Announcing GitNotify.com

I started learning Go couple of months ago. Writing is the best way for learning a new language and appreciating the beauty.

This is my 2nd Go project github.com/sairam/gitnotify hosted at GitNotify.

The project aims at notifying users periodically about the new code changes that went it. I felt I was missing out new merges happening in smaller projects while learning a language. I found amazing libraries in Go and wanted a way to get weekly diffs to understand what happened.

GitNotify is useful to:

  • Track awesome lists
  • Observe small sized to large sized repositories
  • Get daily diffs for open source libraries
  • Host inside your own organization for private instances of Github

Go being a language of simplicity and no magic (unlike Ruby/Rails), the philosophy is that the developer is responsible for all the code and no complex frameworks or magic should be involved. Some of the beautiful Go Projects I have seen are

Deciding on the periodic notifications

The interface for providing periodic notifications needed a thought. I was going to allow my users give complete customization since different people wanted different times of day and a timezone was a factor to consider

After a lot of brainstorming on the User Interface to allow users to customize, hour, minute, day of the week and thinking about complex javascript interactions and validations on the backend, I decided to use the design pattern used in the Unix environment, The Crontab.

The Crontab

Crontab is the best and simplest way to setup recurring tasks. The UI for it became simple when you provide customization for only the hour and day of week for a recurring schedule.

Remember the sites which ask you to select your timezone or location, the information can be found with Javascript so that users don’t re-enter what we can find from system time.

For my case, timezone offset was not sufficient enough, The cron package I was using requires a Timezone instead of offset. Timezone helps detect DST offset as well which an offset like -0600 would help identify.

Coming Soon

  • Support for Gitlab Added support for Gitlab on 2016/12/21
  • Slack Notifications Added support for Slack Notifications on 2016/12/12

Why I Like go?

I have been reading and listening a lot about GoLang. There are two great projects with good communities and Documentation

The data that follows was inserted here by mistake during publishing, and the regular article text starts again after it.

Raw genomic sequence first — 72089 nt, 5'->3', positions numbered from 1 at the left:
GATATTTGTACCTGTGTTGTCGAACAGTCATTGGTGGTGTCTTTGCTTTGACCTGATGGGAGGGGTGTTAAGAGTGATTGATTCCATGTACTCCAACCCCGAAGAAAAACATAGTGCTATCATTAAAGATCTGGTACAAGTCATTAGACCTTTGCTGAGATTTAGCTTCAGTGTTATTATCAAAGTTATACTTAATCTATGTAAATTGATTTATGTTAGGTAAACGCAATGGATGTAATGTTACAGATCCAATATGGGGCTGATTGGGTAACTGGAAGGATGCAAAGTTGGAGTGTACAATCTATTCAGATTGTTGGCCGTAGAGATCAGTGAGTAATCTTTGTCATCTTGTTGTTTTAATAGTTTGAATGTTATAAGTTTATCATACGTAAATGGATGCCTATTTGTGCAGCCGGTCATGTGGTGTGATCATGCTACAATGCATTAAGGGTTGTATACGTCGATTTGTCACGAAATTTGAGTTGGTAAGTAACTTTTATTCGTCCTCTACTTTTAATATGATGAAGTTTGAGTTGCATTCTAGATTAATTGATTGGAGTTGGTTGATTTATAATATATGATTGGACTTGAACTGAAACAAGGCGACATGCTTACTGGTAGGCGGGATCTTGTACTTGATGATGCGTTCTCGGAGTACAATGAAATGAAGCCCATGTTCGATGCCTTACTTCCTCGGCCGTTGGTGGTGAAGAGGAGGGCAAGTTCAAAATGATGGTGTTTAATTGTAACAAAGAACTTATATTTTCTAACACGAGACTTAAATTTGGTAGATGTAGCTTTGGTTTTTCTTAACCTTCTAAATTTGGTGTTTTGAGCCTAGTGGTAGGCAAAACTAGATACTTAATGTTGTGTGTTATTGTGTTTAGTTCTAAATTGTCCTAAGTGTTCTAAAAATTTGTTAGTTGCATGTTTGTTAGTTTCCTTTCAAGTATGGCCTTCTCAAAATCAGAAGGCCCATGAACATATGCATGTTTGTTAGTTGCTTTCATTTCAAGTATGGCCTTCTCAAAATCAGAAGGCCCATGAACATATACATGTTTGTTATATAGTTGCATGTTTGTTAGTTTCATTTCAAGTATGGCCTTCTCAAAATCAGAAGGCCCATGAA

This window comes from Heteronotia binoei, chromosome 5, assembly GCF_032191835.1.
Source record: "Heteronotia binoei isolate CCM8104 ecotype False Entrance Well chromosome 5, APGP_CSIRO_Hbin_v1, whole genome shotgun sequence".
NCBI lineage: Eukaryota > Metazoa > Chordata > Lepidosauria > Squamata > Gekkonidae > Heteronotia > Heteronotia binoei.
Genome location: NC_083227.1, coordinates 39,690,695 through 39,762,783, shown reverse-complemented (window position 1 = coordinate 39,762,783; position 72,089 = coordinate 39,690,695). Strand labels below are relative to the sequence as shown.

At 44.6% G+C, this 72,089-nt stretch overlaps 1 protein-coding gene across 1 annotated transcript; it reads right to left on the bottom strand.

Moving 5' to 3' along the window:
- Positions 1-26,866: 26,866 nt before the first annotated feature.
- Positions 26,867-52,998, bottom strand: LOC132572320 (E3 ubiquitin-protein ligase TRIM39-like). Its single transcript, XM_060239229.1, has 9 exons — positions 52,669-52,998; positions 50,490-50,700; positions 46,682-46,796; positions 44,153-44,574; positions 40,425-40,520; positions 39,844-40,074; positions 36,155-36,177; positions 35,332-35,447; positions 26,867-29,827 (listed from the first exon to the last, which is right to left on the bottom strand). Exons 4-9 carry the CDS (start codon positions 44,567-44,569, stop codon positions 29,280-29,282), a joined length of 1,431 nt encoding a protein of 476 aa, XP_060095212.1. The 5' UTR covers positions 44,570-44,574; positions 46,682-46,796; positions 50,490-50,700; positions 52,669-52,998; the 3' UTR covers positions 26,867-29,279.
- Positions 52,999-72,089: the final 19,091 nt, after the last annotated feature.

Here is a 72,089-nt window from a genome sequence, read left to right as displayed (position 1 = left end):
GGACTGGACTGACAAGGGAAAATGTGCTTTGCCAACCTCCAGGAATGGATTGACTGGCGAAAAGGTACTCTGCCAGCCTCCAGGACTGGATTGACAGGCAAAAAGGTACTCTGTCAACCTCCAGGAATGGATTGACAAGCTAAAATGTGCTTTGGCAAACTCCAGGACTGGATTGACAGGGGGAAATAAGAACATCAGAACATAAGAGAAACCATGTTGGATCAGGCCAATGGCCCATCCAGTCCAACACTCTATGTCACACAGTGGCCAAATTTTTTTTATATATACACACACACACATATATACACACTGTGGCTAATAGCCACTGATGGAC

Why I like go?

  • The standard library is too powerful
  • Creating a http server is very simple
  • Interfaces are too good and provide the best
  • Structs are the new classes (no inheritance, only composition)
  • Concurrency is a first class citizen (via go method)
  • structs for locks are part of the stdlib
  • Syntax is a first class construct, all go code looks the same
  • Terrific garbage collection in order of nano seconds
  • Data can be passed through streams(channels)

With this power and the speed Go runs at, I started learning Go by writing a simple productivity tool (my first project in Go), Pastebin via API, named it daata (Check daata-server/ directory)

Making a better and powerful API based PasteBin

Update: Code is present at github/sairam/daata-portal

The product is aimed as a tool for developers so that they can store arbitrary information like partial extracts from logs or log files like an s3, but hosted internally which need not scale. The aim is to provide a tool where the complete company can share data as well as information.

Running commands on all machines is the standard thing, but capturing the output and cleaning that up is usually a matter of making scripts to clean up the data especially when you are debugging during downtime of your service.

I have talked to 10 of my developer/devops friends some of whom liked and appreciated the usecase while some others were motivated to write a tool for their specific need and maintaining it.

My idea of the API looks like a regular pastebin with apps. The tool should be hosted with authentication or within a company ecosystem.

Code Name: daata

daata is the simplest name I came up with signifying data and has a .xyz domain too

Some of the features that are currently present:

  • Upload static files
    • Host text files
    • Host flame graphs from your code
  • Upload a zip file to extract the files
    • This is ideal during the phase of a build to host your documentation
    • Host website HTML mocks from designers
    • Host static websites/pages/single page apps
  • bitly like Redirection of urls useful when sharing links or urls with teams
  • track simple metrics with time/key/value into a graph providing insights

Update: Code is open source and present at github/sairam/daata-portal

Future plans:

  • Proxying/Mocking HTTP requests
    • Catch and respond to http requests in local/staging systems like SMS/Email
    • Mock requests in local environments from production data
    • Proxy requests through the service to capture/debug information
    • Replay requests from caught requests to one or more services
  • Features like ngrok to proxy local connections to a central setup
  • Display logfile stats like Kibana to display information
  • Pluggable modules that can be linked
  • Sharing files within the network/intranet (p2p sharing)

Started the analysis in early September 2016 and coding started on Sep 15 2016, it went a bit slow since I am new to the language and the other languages that I have worked on continue to influence me on how to do.

P.S. do not take time finding good names for your projects, you can change them later anyways. I have spent more brain cycles trying to find a name than code it up or market it